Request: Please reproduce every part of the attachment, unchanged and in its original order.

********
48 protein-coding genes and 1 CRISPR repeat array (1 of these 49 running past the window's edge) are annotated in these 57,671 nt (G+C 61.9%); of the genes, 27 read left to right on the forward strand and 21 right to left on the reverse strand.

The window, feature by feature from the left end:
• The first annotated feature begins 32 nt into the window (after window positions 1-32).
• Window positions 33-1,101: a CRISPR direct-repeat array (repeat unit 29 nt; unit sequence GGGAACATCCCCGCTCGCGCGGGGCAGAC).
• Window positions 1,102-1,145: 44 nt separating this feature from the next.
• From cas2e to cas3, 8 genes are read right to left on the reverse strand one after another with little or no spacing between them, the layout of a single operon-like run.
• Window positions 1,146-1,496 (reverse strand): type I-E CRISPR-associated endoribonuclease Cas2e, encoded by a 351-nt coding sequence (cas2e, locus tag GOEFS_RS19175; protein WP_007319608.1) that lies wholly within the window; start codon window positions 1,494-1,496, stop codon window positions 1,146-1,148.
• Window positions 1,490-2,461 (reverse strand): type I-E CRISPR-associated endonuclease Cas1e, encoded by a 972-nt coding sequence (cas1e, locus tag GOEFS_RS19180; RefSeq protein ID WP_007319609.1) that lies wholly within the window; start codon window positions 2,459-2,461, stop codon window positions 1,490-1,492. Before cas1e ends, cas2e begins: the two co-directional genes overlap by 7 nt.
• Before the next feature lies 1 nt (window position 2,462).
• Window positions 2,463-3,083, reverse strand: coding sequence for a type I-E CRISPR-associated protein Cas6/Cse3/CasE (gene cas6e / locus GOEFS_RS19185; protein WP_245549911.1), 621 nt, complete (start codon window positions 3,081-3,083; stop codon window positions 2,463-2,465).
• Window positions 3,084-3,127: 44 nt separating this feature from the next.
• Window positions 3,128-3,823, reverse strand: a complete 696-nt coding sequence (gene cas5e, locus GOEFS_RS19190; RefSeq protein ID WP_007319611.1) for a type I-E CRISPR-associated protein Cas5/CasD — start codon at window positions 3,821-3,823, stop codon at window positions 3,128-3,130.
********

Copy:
48 protein-coding genes and 1 CRISPR repeat array (1 of these 49 running past the window's edge) are annotated in these 57,671 nt (G+C 61.9%); of the genes, 27 read left to right on the forward strand and 21 right to left on the reverse strand.

The window, feature by feature from the left end:
• The first annotated feature begins 32 nt into the window (after window positions 1-32).
• Window positions 33-1,101: a CRISPR direct-repeat array (repeat unit 29 nt; unit sequence GGGAACATCCCCGCTCGCGCGGGGCAGAC).
• Window positions 1,102-1,145: 44 nt separating this feature from the next.
• From cas2e to cas3, 8 genes are read right to left on the reverse strand one after another with little or no spacing between them, the layout of a single operon-like run.
• Window positions 1,146-1,496 (reverse strand): type I-E CRISPR-associated endoribonuclease Cas2e, encoded by a 351-nt coding sequence (cas2e, locus tag GOEFS_RS19175; protein WP_007319608.1) that lies wholly within the window; start codon window positions 1,494-1,496, stop codon window positions 1,146-1,148.
• Window positions 1,490-2,461 (reverse strand): type I-E CRISPR-associated endonuclease Cas1e, encoded by a 972-nt coding sequence (cas1e, locus tag GOEFS_RS19180; RefSeq protein ID WP_007319609.1) that lies wholly within the window; start codon window positions 2,459-2,461, stop codon window positions 1,490-1,492. Before cas1e ends, cas2e begins: the two co-directional genes overlap by 7 nt.
• Before the next feature lies 1 nt (window position 2,462).
• Window positions 2,463-3,083, reverse strand: coding sequence for a type I-E CRISPR-associated protein Cas6/Cse3/CasE (gene cas6e / locus GOEFS_RS19185; protein WP_245549911.1), 621 nt, complete (start codon window positions 3,081-3,083; stop codon window positions 2,463-2,465).
• Window positions 3,084-3,127: 44 nt separating this feature from the next.
• Window positions 3,128-3,823, reverse strand: a complete 696-nt coding sequence (gene cas5e, locus GOEFS_RS19190; RefSeq protein ID WP_007319611.1) for a type I-E CRISPR-associated protein Cas5/CasD — start codon at window positions 3,821-3,823, stop codon at window positions 3,128-3,130.